|From Salon 30 Exhibit|
|Morean Arts Center|
The Morean Arts Center (MAC) has its "The Price is Right" , a show for members to display their work, and for the public to be able to buy it at reasonable prices. In this show, everything is below $500. There was a good ceramic sculpture of two pears priced at $30 (it was already sold or I would have taken it home).
Concurrently, the MAC is also showing their "Salon 30" show, an exhibit that turns over every thirty days. This time showing Jack Bond, Gregory Matthews, Pauli Maiville, and Doug Taylor.
A view of the back wall of the Salon 30 gallery. I'm a little unsure of whose work this is, but it's either Doug Taylor Jr. and/or Pauli Nelson Maiville (if anyone can clarify before I go back to MAC, please send a comment!). The Hot Shop artists are turning out gorgeous work.
Glass can be such a dazzling, playful-with-light medium, and here the curator has done an excellent job. This is the kind of exhibit that you want to make time for and take someone to see and share the experience with.
|Jack Bond, "Perception Mutation"|
Jack Bond showed a series of collages of photographs sourced from magazines, based on the theme of identity and masking, the latter as a defense mechanism. The artist writes that this derived from his interests in Tribal Art, and that his interests are compositional when making these, and any associations are derived from his subconscious. In "Perception Mutation" we see levels of masking in ourselves and others, and how masks can sometimes seem to take on a life of their own.
|Jack Bond, "Five Masks"|
In "Five Masks", on the left, we see a model walking past five masks on the wall. Her face is in line with the fifth, and she walks past a faceless head. We all have and use masks, not solely for defensive purposes, and their sum is the range of our identities. We're one and the same person at one level, but at others, we're different people, say at work, with friends, loved ones, flirting with strangers, being authoritarian, or submissive. t's masks all the way down. This image alludes to that range.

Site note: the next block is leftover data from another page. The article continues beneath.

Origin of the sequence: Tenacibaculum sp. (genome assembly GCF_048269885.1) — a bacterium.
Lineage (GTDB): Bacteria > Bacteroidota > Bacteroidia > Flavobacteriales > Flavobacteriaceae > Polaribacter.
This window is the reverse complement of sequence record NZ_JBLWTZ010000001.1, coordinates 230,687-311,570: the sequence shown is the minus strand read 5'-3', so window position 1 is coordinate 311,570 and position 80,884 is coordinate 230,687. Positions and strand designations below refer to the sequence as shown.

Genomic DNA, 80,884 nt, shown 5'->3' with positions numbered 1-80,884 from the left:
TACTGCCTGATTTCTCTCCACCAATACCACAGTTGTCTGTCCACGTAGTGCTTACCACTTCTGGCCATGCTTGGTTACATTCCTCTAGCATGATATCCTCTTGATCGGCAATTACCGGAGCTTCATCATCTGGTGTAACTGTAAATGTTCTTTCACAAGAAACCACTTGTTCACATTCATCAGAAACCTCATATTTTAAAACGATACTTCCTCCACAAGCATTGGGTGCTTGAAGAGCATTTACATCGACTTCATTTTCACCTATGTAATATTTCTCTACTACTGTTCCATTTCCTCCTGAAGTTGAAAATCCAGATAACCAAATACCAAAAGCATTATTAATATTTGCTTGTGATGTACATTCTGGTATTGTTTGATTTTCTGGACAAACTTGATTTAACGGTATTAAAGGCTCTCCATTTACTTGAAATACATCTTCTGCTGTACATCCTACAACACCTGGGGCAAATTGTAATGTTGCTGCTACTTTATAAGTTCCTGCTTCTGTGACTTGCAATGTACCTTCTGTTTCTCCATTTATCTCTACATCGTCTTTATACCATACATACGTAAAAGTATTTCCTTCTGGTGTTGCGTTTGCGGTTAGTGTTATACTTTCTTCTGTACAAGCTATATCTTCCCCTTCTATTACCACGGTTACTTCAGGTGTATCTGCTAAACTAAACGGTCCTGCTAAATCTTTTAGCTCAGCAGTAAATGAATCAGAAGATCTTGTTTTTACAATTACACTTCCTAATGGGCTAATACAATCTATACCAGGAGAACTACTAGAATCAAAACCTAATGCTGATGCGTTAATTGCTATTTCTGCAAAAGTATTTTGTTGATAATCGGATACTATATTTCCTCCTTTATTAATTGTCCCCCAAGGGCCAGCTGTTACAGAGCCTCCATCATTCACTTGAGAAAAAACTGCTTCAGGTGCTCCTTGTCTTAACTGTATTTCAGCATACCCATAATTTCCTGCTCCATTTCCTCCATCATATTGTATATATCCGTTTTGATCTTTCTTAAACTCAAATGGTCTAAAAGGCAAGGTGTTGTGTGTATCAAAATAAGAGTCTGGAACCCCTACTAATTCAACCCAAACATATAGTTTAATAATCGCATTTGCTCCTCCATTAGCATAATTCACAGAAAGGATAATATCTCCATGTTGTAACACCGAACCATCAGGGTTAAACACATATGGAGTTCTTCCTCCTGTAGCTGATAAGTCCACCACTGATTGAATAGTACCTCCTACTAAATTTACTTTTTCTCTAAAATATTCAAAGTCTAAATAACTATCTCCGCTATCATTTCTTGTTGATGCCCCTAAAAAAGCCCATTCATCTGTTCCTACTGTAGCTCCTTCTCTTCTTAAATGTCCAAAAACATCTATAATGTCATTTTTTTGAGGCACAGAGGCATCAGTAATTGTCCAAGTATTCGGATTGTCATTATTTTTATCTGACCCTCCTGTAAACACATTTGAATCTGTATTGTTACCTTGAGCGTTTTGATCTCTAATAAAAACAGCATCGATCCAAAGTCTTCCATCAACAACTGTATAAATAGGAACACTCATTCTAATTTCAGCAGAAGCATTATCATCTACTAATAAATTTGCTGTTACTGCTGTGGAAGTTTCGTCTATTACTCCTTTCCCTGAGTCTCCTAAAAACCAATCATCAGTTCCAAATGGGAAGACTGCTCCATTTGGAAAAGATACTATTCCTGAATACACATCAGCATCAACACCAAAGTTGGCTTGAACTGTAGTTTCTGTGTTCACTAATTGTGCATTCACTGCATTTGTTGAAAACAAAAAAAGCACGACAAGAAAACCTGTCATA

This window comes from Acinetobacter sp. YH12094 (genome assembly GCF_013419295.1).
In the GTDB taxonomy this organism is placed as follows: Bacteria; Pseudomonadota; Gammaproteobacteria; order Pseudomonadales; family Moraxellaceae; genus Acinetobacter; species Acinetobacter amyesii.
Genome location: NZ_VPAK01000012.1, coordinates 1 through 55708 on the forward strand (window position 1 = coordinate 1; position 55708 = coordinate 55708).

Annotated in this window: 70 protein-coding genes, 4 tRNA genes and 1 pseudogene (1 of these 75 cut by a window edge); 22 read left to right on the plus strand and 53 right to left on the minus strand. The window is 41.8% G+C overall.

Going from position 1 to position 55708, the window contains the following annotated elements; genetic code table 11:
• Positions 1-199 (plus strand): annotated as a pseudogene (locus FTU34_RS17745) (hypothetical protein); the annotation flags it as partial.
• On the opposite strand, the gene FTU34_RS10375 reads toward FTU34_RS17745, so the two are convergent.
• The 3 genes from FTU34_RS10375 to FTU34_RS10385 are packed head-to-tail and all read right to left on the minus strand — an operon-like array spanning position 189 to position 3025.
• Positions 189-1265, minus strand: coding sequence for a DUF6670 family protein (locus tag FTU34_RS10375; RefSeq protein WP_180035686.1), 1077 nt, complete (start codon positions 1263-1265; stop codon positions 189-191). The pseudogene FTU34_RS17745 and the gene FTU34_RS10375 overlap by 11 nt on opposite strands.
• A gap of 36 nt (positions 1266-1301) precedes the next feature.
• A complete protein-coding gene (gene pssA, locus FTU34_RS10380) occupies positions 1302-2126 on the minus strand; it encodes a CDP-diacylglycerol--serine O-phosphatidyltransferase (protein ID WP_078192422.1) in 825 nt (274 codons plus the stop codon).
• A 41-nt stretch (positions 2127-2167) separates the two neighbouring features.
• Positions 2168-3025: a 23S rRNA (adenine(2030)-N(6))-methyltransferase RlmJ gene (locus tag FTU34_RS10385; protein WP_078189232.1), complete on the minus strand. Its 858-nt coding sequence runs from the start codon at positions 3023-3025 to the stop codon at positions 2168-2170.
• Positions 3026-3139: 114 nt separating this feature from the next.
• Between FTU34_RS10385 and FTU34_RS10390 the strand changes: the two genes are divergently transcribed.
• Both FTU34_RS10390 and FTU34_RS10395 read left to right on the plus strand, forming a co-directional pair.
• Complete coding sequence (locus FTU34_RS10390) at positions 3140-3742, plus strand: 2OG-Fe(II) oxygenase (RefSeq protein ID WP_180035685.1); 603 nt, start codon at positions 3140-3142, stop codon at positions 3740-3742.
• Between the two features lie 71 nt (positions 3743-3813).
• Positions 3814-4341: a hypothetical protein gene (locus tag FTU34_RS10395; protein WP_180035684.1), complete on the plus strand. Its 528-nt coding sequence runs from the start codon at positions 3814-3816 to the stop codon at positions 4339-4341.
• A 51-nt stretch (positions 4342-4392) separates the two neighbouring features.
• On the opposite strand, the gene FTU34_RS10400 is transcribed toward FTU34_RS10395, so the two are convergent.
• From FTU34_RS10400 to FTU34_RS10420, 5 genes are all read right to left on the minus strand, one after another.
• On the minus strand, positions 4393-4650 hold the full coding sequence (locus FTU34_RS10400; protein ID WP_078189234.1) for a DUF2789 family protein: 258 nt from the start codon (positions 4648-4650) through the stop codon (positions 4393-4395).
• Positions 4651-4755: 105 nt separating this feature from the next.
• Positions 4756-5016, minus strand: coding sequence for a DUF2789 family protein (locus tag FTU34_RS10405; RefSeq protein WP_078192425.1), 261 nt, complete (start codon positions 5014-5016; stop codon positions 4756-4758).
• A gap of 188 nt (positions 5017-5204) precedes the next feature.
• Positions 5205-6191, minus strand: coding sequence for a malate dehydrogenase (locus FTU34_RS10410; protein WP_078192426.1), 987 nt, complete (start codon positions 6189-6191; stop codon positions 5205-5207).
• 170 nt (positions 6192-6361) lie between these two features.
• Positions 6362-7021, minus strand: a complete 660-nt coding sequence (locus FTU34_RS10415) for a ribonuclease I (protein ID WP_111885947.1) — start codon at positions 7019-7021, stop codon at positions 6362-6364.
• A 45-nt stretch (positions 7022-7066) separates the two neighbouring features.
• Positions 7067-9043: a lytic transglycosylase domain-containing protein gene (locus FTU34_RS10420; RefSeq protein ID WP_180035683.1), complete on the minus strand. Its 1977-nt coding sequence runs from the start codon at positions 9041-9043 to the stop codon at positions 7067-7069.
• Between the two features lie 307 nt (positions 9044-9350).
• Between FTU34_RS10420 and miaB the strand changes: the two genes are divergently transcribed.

There were beautiful scenic photographs by Gregory Matthews done at the golden hour (there's two, really, at dawn & dusk). The work has a slight tourist destination, romantic aura to it and was well-executed. You can see some of it here [Link]
The Price is Right exhibit involved a large amount of artists, far too many to go into here. A few highlights:
|Kerry Didday, "1st Nigh Street Band"|
First Night is St. Pete's New Year's Eve city-sponsored event. Kerry Didday's work has a documentary aura as a result of the title. The painting is minimal, the forms simplified to the point of being nearly abstracted. Gorgeous color, beautifully composed and the content comes through. It is more about the memory of the experience.
|Rena Charles, "Family Tree"|
This is a jewel-like small painting in a series of panels by Rena Charles. It reminds me of the azulejos (tiles) one finds in Southwestern American Art. Delicate, yet strong, each panel an independent painting, and also a part of a greater whole, a perfect metaphor for a "Family Tree".
|Rebecca Skelton "Morphology"|
Rebecca Skelton's drawing, "Morphology" has aspects reminiscent of a recontextualized Cubism. It is drawn in a style reminiscent of neo-Classicism. There's something about the sum of the parts and the whole here, their proportion and relationship. Why do we see the body rearranged in different proportions? The head and eyes at the top are prominent, then a smaller representation of a bust-length image, with the right arm/hand in a rising gesture, then on the right side of the picture a left arm/hand pushing against a flat surface -- in support?. Then we see a lateral view of the lower torso and legs. This came across as a sensory totem. The size of the anatomical elements seems proportional to their perceived significance and function.
|Elizabeth Fontaine-Barr, "Blue Tree 1"|
Elizabeth Fontaine-Barr's "Blue Tree 1" is a dreamy, slightly surreal winter landscape with trees still sporting summery-looking foliage. the colors here are surreal, yet the kind one can walk into. Limbs reach out to one another, and beneath it all, s a substrate of living green.
Beth Morean's "Bowl and Platter", rendered in clay, have a sensuous, romantic form, and a sense of passion carefully modulated.
|Sara McClarnon, "Guiding Thread"|
Sara McClarnon's "A Guiding Thread", made of laser-cut plexiglass, in five sheets, is a stand-out contemplative abstract sculpture in this show. Translucent, luminous and mercurial while heavily geometric this rich bundle of contradictions excelled. It reminded me of Constructivist works recontextualized into the present.
Congratulations to the MAC and its Hot Shop for putting together two entertaining shows. The Morean Arts Center is at 719 Central Ave. St Pete. The Price is Right Show will be up until Sept. 25th.